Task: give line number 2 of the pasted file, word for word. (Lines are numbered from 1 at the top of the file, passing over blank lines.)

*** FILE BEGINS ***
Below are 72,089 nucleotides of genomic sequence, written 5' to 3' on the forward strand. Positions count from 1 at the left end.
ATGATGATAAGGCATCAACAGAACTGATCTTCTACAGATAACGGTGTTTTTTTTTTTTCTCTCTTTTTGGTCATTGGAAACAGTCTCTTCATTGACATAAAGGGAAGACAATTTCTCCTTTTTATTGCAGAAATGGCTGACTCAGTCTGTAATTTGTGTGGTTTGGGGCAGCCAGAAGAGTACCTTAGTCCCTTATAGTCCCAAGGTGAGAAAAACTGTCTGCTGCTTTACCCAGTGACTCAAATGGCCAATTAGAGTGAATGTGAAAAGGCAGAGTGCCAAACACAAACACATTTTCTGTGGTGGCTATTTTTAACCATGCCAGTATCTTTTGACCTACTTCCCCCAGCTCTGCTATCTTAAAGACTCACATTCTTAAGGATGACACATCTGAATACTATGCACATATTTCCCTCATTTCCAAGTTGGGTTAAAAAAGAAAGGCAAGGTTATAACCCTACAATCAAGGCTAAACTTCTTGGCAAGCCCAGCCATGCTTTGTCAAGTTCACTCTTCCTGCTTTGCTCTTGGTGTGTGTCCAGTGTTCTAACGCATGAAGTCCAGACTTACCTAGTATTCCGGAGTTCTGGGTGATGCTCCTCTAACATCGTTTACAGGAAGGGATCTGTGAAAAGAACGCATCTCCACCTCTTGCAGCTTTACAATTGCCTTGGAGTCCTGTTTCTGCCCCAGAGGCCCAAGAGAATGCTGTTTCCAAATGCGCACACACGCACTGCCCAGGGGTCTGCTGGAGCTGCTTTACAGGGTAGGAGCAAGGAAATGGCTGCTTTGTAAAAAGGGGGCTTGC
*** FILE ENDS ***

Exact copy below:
ATGATGATAAGGCATCAACAGAACTGATCTTCTACAGATAACGGTGTTTTTTTTTTTTCTCTCTTTTTGGTCATTGGAAACAGTCTCTTCATTGACATAAAGGGAAGACAATTTCTCCTTTTTATTGCAGAAATGGCTGACTCAGTCTGTAATTTGTGTGGTTTGGGGCAGCCAGAAGAGTACCTTAGTCCCTTATAGTCCCAAGGTGAGAAAAACTGTCTGCTGCTTTACCCAGTGACTCAAATGGCCAATTAGAGTGAATGTGAAAAGGCAGAGTGCCAAACACAAACACATTTTCTGTGGTGGCTATTTTTAACCATGCCAGTATCTTTTGACCTACTTCCCCCAGCTCTGCTATCTTAAAGACTCACATTCTTAAGGATGACACATCTGAATACTATGCACATATTTCCCTCATTTCCAAGTTGGGTTAAAAAAGAAAGGCAAGGTTATAACCCTACAATCAAGGCTAAACTTCTTGGCAAGCCCAGCCATGCTTTGTCAAGTTCACTCTTCCTGCTTTGCTCTTGGTGTGTGTCCAGTGTTCTAACGCATGAAGTCCAGACTTACCTAGTATTCCGGAGTTCTGGGTGATGCTCCTCTAACATCGTTTACAGGAAGGGATCTGTGAAAAGAACGCATCTCCACCTCTTGCAGCTTTACAATTGCCTTGGAGTCCTGTTTCTGCCCCAGAGGCCCAAGAGAATGCTGTTTCCAAATGCGCACACACGCACTGCCCAGGGGTCTGCTGGAGCTGCTTTACAGGGTAGGAGCAAGGAAATGGCTGCTTTGTAAAAAGGGGGCTTGC